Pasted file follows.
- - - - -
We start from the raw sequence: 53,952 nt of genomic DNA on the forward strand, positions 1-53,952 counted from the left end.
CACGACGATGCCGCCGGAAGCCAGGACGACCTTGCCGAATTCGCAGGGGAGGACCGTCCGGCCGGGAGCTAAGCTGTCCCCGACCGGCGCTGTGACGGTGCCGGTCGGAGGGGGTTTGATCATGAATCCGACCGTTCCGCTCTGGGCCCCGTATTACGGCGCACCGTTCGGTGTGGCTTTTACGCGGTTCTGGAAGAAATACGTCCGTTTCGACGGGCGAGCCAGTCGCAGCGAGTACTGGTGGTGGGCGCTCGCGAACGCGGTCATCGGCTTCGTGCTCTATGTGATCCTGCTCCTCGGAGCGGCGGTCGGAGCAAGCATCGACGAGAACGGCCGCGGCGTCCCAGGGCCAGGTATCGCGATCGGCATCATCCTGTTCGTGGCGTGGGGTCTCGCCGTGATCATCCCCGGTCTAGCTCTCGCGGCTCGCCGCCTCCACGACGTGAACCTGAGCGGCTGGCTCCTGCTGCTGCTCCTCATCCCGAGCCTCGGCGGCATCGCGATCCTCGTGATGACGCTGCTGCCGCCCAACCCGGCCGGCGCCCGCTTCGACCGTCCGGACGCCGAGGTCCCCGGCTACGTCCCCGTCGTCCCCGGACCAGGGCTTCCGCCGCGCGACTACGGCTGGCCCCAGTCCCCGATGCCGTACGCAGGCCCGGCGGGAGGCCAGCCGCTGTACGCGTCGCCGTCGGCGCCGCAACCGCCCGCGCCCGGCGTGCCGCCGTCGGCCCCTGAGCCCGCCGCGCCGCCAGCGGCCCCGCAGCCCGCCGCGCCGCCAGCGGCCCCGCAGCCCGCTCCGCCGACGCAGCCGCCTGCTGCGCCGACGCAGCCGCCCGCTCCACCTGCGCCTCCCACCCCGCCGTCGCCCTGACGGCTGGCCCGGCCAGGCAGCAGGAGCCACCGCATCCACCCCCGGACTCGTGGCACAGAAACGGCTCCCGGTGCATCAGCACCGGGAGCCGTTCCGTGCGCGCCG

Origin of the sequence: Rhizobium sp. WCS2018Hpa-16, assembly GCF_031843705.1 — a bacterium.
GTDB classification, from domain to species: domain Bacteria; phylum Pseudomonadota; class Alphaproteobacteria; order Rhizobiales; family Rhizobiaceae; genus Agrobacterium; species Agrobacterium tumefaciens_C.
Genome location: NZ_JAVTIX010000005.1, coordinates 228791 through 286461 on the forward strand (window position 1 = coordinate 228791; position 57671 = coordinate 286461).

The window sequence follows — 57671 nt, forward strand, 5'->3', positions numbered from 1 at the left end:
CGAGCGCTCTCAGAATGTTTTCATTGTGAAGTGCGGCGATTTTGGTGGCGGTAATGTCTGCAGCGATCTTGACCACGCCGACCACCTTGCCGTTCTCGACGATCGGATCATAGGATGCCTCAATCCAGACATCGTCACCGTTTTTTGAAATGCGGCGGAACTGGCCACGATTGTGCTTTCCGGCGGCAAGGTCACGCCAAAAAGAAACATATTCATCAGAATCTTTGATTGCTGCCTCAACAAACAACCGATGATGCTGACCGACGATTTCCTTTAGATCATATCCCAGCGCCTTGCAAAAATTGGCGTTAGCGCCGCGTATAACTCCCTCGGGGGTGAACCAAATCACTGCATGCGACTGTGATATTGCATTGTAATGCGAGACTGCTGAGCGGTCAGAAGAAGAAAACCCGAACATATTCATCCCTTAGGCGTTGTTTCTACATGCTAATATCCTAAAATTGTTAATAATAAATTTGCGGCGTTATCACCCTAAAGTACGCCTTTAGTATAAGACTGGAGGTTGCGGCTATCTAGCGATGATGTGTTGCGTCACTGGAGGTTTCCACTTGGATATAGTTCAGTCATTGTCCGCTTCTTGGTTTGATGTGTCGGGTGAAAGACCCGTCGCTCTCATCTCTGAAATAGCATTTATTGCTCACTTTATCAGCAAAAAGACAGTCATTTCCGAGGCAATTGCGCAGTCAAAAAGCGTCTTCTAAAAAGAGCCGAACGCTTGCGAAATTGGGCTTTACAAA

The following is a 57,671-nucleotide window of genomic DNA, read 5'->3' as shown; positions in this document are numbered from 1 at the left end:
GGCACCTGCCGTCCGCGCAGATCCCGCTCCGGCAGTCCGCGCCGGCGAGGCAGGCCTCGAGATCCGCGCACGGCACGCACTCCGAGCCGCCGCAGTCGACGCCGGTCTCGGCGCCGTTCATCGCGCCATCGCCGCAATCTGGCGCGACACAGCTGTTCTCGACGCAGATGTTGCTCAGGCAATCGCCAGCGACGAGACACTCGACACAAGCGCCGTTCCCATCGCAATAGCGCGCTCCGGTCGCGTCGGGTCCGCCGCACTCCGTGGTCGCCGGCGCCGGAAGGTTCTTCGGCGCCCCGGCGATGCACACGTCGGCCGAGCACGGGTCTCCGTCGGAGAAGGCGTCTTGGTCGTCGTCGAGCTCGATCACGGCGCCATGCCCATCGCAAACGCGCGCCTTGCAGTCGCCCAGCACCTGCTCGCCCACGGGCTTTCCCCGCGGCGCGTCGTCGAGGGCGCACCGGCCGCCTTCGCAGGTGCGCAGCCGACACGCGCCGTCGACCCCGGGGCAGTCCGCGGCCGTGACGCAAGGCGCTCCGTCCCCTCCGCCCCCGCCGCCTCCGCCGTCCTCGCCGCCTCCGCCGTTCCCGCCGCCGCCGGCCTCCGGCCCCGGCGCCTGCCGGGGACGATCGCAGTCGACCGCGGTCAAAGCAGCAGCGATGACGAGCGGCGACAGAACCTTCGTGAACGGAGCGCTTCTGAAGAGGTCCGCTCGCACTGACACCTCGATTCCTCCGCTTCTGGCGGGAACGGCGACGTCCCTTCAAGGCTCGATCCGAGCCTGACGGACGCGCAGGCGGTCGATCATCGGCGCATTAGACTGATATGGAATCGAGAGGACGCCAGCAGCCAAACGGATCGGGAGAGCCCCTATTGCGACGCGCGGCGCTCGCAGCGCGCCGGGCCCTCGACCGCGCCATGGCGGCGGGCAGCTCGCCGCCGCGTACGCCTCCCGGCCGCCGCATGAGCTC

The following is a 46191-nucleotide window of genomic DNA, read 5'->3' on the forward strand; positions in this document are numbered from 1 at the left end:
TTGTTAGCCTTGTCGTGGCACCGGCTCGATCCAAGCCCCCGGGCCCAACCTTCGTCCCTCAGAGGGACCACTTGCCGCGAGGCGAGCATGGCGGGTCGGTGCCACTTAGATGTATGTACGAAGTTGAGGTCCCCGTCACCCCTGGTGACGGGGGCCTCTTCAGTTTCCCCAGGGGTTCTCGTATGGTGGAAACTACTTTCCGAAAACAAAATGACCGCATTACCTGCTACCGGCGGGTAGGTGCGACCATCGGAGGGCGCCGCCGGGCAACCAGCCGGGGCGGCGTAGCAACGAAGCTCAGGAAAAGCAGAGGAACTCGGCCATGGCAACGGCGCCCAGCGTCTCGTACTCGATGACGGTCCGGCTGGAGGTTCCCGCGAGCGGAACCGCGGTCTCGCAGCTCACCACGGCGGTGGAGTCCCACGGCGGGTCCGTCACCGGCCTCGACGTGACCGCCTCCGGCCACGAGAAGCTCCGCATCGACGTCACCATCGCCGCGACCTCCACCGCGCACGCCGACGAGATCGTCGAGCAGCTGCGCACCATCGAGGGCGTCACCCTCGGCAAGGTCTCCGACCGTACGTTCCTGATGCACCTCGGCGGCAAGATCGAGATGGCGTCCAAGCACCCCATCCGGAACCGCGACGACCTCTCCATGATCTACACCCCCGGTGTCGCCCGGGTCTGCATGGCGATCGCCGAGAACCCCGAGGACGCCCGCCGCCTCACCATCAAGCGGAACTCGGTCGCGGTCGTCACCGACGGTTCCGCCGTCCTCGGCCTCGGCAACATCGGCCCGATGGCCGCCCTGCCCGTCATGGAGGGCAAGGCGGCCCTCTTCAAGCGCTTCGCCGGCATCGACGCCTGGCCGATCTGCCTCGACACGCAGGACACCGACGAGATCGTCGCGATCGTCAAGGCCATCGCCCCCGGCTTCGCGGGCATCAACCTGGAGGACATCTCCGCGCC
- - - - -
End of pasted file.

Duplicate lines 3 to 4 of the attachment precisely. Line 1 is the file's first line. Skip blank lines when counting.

Origin of the sequence: Rhizobium sp. WCS2018Hpa-16, assembly GCF_031843705.1 — a bacterium.
GTDB classification, from domain to species: domain Bacteria; phylum Pseudomonadota; class Alphaproteobacteria; order Rhizobiales; family Rhizobiaceae; genus Agrobacterium; species Agrobacterium tumefaciens_C.